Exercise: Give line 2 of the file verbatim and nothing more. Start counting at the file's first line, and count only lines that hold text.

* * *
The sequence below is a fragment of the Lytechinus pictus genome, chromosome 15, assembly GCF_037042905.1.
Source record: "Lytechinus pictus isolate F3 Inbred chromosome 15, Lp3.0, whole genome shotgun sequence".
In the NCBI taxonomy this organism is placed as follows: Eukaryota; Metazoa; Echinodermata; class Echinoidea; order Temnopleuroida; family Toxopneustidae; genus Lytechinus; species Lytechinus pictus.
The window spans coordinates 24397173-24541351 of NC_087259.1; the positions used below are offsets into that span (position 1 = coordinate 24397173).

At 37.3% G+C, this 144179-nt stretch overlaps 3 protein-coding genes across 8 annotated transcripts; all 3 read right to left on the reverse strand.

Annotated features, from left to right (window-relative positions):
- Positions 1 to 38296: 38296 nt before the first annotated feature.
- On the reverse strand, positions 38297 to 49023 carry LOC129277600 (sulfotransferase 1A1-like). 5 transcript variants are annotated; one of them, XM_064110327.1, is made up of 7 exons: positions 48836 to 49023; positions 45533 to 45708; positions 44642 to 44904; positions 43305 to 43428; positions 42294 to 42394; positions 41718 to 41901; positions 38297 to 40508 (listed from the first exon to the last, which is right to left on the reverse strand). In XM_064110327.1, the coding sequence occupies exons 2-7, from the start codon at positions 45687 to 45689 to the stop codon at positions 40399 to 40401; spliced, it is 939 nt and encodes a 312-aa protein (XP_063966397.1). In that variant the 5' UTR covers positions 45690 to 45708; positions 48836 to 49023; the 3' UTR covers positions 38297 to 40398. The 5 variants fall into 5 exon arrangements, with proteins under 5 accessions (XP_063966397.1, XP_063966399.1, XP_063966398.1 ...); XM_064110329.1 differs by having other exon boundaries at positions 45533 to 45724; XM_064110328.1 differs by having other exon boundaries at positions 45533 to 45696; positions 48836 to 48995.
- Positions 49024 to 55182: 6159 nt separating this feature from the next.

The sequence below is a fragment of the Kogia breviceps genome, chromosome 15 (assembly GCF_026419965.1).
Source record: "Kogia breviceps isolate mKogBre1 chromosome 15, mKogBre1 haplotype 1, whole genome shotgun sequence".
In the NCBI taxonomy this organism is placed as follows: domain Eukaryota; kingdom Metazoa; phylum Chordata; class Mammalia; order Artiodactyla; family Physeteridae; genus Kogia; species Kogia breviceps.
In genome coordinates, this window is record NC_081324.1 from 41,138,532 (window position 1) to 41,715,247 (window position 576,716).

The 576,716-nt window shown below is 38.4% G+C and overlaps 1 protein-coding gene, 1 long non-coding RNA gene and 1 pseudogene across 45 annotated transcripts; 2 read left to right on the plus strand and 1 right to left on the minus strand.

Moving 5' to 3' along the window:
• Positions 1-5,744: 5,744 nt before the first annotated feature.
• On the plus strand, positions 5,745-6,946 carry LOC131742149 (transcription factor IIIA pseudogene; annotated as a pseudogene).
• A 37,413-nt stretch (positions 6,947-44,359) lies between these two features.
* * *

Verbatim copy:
Source record: "Lytechinus pictus isolate F3 Inbred chromosome 15, Lp3.0, whole genome shotgun sequence".